Journal of Exercise Science & Fitness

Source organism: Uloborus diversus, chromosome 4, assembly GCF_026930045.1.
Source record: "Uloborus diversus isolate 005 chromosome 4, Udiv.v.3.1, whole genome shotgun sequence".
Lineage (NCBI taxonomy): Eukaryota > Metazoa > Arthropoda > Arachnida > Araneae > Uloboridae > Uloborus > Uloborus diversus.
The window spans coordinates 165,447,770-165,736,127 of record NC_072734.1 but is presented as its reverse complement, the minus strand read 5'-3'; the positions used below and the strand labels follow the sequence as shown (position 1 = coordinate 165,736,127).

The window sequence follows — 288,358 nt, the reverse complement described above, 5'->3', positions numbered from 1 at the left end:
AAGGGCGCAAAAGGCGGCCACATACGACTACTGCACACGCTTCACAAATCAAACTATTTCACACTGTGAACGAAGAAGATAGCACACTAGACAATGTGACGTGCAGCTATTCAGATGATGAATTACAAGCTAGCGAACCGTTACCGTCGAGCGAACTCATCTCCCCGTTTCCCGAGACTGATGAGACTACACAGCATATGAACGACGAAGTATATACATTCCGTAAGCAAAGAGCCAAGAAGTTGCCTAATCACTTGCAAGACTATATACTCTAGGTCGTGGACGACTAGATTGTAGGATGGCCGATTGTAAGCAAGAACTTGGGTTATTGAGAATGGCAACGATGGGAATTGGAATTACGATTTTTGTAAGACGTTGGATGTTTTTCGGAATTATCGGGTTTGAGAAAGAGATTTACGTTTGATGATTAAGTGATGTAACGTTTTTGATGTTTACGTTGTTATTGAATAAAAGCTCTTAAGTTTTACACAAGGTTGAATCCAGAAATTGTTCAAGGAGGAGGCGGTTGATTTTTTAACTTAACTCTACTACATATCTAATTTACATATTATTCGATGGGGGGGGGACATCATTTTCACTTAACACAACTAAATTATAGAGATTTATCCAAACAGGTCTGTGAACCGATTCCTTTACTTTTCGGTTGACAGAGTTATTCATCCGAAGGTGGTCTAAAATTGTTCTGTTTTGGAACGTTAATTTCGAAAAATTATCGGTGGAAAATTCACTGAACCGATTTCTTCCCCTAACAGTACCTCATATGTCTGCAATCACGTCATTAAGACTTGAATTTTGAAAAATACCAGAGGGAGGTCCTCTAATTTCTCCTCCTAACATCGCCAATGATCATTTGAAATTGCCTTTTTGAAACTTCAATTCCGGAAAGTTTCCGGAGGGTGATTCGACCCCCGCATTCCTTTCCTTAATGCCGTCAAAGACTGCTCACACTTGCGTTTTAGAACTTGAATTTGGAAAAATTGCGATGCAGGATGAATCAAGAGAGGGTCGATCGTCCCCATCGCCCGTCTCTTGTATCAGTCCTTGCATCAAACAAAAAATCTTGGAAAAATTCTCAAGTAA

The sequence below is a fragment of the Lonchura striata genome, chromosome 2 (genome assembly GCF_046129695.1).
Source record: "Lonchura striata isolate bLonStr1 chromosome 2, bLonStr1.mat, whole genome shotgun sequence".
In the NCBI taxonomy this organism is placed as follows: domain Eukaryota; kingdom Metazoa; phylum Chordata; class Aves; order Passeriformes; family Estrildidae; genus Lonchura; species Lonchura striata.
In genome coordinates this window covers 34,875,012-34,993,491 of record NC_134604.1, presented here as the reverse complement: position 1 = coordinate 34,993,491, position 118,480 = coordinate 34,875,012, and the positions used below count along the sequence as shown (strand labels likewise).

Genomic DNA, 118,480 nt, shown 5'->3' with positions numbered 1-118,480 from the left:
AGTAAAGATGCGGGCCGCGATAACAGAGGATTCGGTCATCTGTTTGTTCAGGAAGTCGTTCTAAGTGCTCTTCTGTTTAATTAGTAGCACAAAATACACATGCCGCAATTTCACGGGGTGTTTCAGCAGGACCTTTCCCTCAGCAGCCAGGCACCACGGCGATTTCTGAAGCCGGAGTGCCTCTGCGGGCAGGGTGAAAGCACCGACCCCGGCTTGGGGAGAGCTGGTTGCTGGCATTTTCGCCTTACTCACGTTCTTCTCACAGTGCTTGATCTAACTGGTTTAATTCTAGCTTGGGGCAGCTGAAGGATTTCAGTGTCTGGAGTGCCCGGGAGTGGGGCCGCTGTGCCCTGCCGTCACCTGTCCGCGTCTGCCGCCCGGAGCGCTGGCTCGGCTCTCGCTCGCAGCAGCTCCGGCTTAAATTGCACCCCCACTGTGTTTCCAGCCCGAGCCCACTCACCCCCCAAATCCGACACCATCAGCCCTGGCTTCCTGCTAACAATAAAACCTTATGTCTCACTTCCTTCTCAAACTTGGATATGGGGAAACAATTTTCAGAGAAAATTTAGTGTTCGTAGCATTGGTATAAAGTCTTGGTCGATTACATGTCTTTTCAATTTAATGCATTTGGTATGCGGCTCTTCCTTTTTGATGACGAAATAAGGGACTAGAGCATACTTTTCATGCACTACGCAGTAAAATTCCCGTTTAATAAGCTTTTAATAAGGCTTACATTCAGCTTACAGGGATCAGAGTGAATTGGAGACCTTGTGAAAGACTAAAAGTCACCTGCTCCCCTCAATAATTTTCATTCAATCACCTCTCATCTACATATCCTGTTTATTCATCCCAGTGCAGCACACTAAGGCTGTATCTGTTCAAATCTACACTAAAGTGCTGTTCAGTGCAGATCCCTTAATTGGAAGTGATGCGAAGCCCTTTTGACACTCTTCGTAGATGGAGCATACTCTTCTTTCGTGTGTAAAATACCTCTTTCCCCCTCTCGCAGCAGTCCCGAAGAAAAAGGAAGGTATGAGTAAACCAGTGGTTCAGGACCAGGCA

It is widely accepted that physical exercise may bring about changes in the immune system. Even acute bouts of exercise can alter the number and function of leukocytes, but the degree of white blood cell trafficking depends on the intensity and duration of exercise. The aim of this study was to analyze the acute and short-term effects of exercise intensity on leukocyte counts and leukocyte subsets. Nine physically healthy, active young males (21.0 ± 1.9 years) underwent three experimental trials: high exercise intensity [80% peak oxygen consumption (VO2peak)], low exercise intensity (40% VO2peak), and the control condition (no exercise). Blood samples were collected prior to exercise, immediately after exercise, and 2 hours after exercise. Two-way analysis of variance for repeated measures was used to evaluate differences between the trials and the time-points, and to compare times within trials. There was a greater increase in the leukocyte count after high-intensity exercise, compared to the control condition (p < 0.01) and low-intensity exercise (p < 0.01). This effect was still present 2 hours after passive recovery (p < 0.01). When the same participants were submitted to different exercise intensities, the acute and short-term effects of exercise on white blood cells were intensity-dependent immediately after exercise (i.e., lymphocytosis and monocytosis) and 2 hours after passive recovery (i.e., neutrophilia).